Food is complex. It gives pleasure yet many have an unhealthy relationship with it; food is essential for survival, yet its production is destroying the planet; it encourages social connections and feelings of isolation; the food we eat can make ethical or religious statements and indicate class or ethnicity. Unsurprisingly, films utilise food for symbolic purposes and for plot and thematic development. Culturally, food is sexualised and weaponised – an apple signifies original sin – so if someone is chopping veg or chomping carbohydrates, it’s indicating cinematic significance.
“Look at the boy, look how he eats spaghetti. Exactly the same way his father did.” When Barry Keoghan, in Yorgos Lanthimos’s The Killing of the Sacred Deer, discovered everyone eats spaghetti twirling it around a fork he was “more upset than when they told me he was dead.” Shovelling massive forkfuls, Keoghan chillingly explains to Nicole Kidman that death awaits her entire family unless her alcoholic surgeon husband, Colin Farrell (responsible for his father’s death) chooses one to die. Previously the food of love, curtesy of Lady and the Tramp, hereafter spaghetti is sinister! Keoghan’s messy eating symbolises his serious psychological issues, parental loss and destroyed trust in humanity.
Farrell and Kidman share more twisted food moments in Sofia Coppola’s The Beguiled. This time it’s murder by mushrooms. Set during the American Civil War, a pristine residential girls’ school in the South is turned upside down by the arrival of Farrell, a wounded Union soldier. Mounting sexual tension, jealousy between the women and simmering violence (including an amputation!) results in a vengeful Farrell keeping them hostage. Women, tied to the kitchen serving men, use the domestic tools available to them to gain control and freedom – he has a gun, but they’ve got mushrooms!
Fungi are also employed in Daniel Day-Lewis’ final film, Phantom Thread, a sumptuous tale of perverse power games in 1950’s London couture. There’s an immediate power imbalance when the fashion designer meets Alma, a waitress serving him bacon, scones, cream, jam, sausages, and lapsang souchong tea which he insists she memorises; food is control and desire. In London, their affair wanes; cantankerous and controlling, he finds sounds of her buttering and eating toast torturous. To avoid being discarded, Alma adds poisoned mushrooms to his tea. Bedridden, she nurses him to recovery but as he re-asserts control Alma again turns to mushrooms; watching his omelette being prepared, he comprehends the previous and imminent poisoning, yet willingly eats. Alma says, “I want you flat on your back, helpless, tender, open.” A very British take on sadomasochism; mushrooms replace erotic bondage.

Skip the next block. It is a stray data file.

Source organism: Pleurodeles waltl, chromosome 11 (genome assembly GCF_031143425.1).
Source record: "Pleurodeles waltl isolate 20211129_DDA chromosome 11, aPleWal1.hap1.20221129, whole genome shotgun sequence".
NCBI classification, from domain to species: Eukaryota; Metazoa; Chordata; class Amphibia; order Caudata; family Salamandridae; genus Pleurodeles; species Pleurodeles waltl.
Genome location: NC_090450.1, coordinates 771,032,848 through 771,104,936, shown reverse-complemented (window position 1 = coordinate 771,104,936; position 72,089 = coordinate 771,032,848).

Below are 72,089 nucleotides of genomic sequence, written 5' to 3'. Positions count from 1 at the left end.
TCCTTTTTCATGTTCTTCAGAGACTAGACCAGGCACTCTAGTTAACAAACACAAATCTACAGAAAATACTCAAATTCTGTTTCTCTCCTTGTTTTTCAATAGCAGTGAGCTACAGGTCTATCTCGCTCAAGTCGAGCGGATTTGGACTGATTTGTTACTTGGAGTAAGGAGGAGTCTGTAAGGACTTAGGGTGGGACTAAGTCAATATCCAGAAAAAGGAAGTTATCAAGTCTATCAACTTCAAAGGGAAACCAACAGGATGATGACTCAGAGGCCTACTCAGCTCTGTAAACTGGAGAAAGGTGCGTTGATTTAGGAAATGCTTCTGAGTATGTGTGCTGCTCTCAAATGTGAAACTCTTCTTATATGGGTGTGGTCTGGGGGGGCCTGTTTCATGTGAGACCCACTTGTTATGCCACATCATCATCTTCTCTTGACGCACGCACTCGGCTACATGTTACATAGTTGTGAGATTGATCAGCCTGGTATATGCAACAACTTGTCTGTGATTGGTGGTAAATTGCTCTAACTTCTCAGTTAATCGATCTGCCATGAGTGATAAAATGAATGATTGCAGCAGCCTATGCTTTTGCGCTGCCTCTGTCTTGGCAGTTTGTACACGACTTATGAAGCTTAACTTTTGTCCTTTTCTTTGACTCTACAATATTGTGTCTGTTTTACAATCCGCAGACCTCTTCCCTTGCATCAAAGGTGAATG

A notoriously sexual film food scene is Timothée Chalamet masturbating into a de-stoned peach in Luca Guadagnino’s Call Me By Your Name. It’s a testament to the acting and direction that this scene, where his lover eats the peach – “Something that was mine was in his mouth, more his than mine now” – can be moving, rather than hilarious.
Peter Greenaway’s masterpiece The Cook The Thief His Wife And Her Lover is the ultimate food film; an allegory of excessive capitalist greed in Thatcher’s consumerist Britain. Set in an upmarket London restaurant it displays gluttony, excess, savagery, lust and revenge. The set swims with food as the camera laterally pans between the kitchen and restaurant. Michael Gambon, The Thief – a vulgar, sadistic, nouveau-riche gangster – terrorises everyone, especially His Wife, Helen Mirren. Her passionate affair with an intellectual diner, with trysts in the kitchen store rooms and freezer, strongly associates food with lust. Their escape, naked in a van of rotting meat, symbolises wasteful capitalist consumption, corruption and imminent death. Her Lover’s murder (pages of a book are forced down his throat) is shocking; books are weapons, intellect is ridiculed. Revenge is exacted through cannibalism; persuading The Cook to roast the corpse, Mirren holds a gun to Gambon, forcing him to eat.
Food – whether symbolising power, desire, loss, despair, love, murder or moral, social and political disorder – provides an extensive menu for films. It’s perhaps apt that whether it’s the content of Chalamet’s peach or the roasted Lover’s corpse, humans too are part of the food chain.